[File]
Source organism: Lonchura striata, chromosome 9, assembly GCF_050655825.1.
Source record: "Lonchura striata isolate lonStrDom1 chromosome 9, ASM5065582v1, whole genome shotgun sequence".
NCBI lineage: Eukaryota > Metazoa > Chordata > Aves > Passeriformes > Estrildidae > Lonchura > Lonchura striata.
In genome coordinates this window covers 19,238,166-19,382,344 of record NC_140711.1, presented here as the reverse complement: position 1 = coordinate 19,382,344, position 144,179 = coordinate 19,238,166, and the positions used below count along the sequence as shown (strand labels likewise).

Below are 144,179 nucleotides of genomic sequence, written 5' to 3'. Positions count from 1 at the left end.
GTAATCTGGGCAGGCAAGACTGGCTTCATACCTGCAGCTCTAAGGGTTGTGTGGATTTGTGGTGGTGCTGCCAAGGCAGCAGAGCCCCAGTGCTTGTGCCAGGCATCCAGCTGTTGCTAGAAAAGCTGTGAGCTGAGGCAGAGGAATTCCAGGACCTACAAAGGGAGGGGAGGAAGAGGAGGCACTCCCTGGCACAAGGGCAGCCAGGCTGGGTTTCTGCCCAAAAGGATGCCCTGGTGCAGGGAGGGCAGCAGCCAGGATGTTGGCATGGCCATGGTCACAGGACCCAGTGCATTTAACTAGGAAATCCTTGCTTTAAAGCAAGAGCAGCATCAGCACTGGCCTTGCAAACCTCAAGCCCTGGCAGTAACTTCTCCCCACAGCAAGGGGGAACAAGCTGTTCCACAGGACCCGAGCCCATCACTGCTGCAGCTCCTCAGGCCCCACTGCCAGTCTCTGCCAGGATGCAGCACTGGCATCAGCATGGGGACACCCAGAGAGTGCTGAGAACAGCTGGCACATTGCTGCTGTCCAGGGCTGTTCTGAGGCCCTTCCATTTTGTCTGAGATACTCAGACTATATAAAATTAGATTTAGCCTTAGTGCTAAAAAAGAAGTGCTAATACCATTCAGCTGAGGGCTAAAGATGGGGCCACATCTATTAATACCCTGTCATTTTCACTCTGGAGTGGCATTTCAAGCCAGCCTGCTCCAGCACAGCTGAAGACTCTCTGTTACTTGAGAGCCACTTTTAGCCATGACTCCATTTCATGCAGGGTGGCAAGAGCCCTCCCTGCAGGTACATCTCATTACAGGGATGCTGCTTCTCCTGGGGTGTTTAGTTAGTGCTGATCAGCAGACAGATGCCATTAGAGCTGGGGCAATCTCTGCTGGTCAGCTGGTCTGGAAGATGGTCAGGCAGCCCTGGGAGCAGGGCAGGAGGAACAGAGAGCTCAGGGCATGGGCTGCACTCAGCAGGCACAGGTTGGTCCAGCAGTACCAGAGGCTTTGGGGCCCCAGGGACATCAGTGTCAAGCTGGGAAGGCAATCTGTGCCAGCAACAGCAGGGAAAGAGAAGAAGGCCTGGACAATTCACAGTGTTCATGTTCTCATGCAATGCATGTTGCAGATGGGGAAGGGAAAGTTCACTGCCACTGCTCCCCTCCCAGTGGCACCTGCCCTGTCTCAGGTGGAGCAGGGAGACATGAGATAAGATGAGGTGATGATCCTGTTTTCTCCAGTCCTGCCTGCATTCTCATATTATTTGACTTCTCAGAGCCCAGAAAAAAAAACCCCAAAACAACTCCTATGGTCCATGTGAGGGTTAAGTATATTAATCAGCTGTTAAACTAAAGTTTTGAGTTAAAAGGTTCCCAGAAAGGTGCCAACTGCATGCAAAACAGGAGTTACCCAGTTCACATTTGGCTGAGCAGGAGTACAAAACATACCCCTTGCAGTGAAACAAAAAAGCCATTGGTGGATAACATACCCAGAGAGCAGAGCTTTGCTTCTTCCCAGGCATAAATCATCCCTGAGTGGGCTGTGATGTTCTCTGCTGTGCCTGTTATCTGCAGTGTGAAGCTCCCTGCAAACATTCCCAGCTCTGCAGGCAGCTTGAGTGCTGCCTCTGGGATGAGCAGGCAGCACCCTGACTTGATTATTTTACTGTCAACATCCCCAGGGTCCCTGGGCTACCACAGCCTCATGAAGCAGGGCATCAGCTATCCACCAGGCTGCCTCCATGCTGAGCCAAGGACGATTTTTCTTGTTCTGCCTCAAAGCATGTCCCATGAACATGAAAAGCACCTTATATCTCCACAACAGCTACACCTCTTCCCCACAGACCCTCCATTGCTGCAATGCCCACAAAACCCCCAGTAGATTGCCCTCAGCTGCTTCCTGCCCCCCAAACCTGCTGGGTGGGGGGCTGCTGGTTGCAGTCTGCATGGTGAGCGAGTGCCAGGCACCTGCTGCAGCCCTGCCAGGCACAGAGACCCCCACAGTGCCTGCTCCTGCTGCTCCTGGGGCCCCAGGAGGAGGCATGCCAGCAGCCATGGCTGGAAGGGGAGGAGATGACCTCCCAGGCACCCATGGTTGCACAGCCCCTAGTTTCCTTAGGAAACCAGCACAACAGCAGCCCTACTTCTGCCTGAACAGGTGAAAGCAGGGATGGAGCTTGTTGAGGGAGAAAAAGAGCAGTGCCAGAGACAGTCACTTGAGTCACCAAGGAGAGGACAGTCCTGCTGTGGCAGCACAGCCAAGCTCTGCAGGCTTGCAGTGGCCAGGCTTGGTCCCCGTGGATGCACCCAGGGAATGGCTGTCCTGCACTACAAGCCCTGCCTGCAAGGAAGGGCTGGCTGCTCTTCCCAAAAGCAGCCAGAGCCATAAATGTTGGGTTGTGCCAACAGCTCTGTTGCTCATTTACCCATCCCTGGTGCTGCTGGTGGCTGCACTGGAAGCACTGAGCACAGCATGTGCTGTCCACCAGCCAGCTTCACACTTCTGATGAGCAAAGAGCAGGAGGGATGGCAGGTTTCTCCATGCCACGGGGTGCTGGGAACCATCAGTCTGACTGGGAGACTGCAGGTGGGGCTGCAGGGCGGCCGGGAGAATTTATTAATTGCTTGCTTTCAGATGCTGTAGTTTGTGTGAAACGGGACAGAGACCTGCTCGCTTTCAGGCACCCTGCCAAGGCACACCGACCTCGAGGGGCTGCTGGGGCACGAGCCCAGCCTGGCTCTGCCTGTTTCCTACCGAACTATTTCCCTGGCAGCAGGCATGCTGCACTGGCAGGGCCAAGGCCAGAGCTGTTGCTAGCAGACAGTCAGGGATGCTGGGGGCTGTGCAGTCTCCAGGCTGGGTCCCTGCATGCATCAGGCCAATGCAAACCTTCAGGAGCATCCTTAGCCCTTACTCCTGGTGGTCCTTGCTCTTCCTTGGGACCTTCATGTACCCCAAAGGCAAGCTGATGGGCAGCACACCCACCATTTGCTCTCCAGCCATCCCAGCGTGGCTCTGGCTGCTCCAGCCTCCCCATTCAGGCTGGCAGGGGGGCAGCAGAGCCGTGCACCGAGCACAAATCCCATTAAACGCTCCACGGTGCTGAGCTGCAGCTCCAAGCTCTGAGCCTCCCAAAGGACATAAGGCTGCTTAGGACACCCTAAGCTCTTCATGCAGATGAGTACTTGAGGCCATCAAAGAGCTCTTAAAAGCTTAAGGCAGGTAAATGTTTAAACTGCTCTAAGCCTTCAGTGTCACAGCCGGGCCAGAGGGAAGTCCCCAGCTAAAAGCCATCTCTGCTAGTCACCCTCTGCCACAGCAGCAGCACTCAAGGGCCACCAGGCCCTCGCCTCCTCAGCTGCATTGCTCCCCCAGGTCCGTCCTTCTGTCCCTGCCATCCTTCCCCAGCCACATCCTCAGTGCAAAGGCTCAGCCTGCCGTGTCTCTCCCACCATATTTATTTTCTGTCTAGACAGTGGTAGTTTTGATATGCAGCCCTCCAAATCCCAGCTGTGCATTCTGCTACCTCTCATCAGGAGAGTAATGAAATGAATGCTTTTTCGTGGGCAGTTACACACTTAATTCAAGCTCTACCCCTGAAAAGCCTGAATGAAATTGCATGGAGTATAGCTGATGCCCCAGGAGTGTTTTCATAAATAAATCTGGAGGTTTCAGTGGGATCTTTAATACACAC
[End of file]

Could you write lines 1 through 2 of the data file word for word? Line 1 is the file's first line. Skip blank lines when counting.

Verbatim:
Source organism: Lonchura striata, chromosome 9, assembly GCF_050655825.1.
Source record: "Lonchura striata isolate lonStrDom1 chromosome 9, ASM5065582v1, whole genome shotgun sequence".